Apple tree water sprouts drain vital energy from a tree without providing any benefit in return. Find out what causes unsightly water sprouts and what to do about them in this article.
What are Water Sprouts?
Water sprouts are thin shoots that arise from the trunk or branches of an apple tree. Most water sprouts serve no useful purpose and will never produce much fruit. Many never produce any fruit at all. They are also called suckers, although this term more accurately refers to growth that arises from the roots rather than the trunk and branches.
Apple tree growers remove water sprouts so that the tree can direct all of its energy toward supporting productive branches. Pruning apple tree sucker growth and water sprouts helps to keep the tree healthy because the unwanted growth is weak with little defense against invasion by insects and diseases. Removing water sprouts also eliminates unnecessary foliage so that sunlight and fresh air can reach deep inside the canopy of the tree.
Removing Water Sprouts on Apple Trees
Water sprouts on apple trees usually arise from places on the trunk or branch where the bark has been injured or from pruning wounds. Trees that have been renovated after a long period of neglect may have an abundance of water sprouts the following summer. You can easily pluck them off with your fingers when they first emerge. Later on, you’ll have to cut them.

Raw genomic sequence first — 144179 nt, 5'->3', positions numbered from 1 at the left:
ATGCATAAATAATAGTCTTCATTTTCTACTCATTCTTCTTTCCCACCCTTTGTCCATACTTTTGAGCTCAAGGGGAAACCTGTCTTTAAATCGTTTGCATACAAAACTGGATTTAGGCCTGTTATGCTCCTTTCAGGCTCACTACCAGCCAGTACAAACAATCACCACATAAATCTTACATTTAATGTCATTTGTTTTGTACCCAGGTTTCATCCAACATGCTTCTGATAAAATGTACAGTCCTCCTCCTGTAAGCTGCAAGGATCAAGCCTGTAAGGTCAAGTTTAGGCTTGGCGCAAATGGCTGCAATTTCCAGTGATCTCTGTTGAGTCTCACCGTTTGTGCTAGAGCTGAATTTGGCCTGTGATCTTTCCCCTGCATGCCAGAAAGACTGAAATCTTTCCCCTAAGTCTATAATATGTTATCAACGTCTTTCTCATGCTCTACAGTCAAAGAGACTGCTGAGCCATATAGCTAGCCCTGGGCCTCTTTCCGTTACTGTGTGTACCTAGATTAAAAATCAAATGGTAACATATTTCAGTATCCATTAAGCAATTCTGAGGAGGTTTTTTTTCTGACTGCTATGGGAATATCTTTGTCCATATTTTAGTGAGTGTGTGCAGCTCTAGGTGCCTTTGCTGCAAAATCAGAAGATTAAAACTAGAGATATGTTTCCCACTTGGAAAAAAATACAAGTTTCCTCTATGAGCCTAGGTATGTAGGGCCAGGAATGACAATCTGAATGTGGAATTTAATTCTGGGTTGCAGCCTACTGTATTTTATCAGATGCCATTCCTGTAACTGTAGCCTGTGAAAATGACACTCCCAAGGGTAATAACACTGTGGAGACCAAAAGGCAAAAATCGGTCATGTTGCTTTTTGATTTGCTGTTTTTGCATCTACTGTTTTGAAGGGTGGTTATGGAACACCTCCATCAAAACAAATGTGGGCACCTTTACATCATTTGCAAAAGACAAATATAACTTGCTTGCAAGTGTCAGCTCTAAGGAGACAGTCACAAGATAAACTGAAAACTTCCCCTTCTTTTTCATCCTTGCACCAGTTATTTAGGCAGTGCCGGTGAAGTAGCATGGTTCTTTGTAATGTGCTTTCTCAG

Winter dormancy is the proper time for pruning an apple tree, but you should prune to remove water sprouts and suckers as soon as they arise in late spring or early summer. Try to catch them when they are no more than 12 inches (30.5 cm.) long. At this point, you can pull them off by hand. Once the base of the sprout hardens and becomes woody, you’ll have to cut them off with pruners. You should cut as close as possible to the parent branch, but even so, you may not be able to get the entire base of the sprout. They may regrow if you leave a little of the original growth.
Disinfecting your pruners between cuts can go a long way toward preventing the spread of disease. Make a solution of one part household bleach and nine parts water. Alternatively, you can use a full-strength household disinfectant such as Lysol. Dip your pruners into the solution between cuts to kill any bacteria or fungal spores you may have picked up in the previous cut. Leaving your pruners sitting in bleach for a long period of time or a failure to clean them thoroughly before putting them away can result in pitting.